Why Must Gwen Stefani Look Like A Little Girl In Her Ad For Little Girls’ Clothing?
Gwen Stefani has offered a sneak peek at her Harajuku Mini collection for Target. She released the first images of the line this week and while the featured little girl looks adorable, I’m perplexed as to why Gwen feels compelled to look child-like too.
I get that Gwen is playful and “quirky” and that the brand itself is based on youthful Japanese fashion. But Gwen herself is 41 years old, and while I hold no prejudices towards women dressing in any way that suits them, I find this particular advertisement a bit irksome.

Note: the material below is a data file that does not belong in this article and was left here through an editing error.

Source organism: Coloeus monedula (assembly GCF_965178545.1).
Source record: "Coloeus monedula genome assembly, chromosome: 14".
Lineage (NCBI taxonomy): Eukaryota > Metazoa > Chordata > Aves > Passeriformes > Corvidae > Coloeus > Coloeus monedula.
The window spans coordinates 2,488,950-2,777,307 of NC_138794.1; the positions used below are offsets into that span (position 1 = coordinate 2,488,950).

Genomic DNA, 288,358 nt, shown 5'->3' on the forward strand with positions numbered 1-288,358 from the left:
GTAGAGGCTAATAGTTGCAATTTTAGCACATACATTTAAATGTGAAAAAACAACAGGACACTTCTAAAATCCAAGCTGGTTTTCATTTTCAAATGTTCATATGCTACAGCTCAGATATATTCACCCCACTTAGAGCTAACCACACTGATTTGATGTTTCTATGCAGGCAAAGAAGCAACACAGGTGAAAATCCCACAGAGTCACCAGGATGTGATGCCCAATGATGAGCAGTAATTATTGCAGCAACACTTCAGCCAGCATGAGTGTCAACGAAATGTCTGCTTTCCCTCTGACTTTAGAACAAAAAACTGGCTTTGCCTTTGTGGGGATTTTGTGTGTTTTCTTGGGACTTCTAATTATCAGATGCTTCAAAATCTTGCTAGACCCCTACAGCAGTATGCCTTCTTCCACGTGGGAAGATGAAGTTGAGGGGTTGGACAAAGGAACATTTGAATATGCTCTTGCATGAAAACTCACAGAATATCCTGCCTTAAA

I would have no problems purchasing edgy clothes for my hypothetical daughter from a woman who looks 41. After all, the clothes are for the kid, not for me. But donning a big bowed headband and a frilly mini skirt reads like an attempt to infantilize her as businesswoman and as a brand.
I want to see the smart, entrepreneurial mother who designed this line, not her pink lipstick and stockings. And while I recognize that those two representations could very well intersect, I also doubt that any guy would consent to being dressed up as toddler in his marketing campaign.
As a businesswoman and a mother, Gwen appears to be pandering to audiences by giving them a nonthreatening image in her advertisement: a little girl. I’m not in the least bit intimidated by mothers who run businesses, design clothing lines, or manage lives outside of childrearing. But this timid advertisement proves that many people would.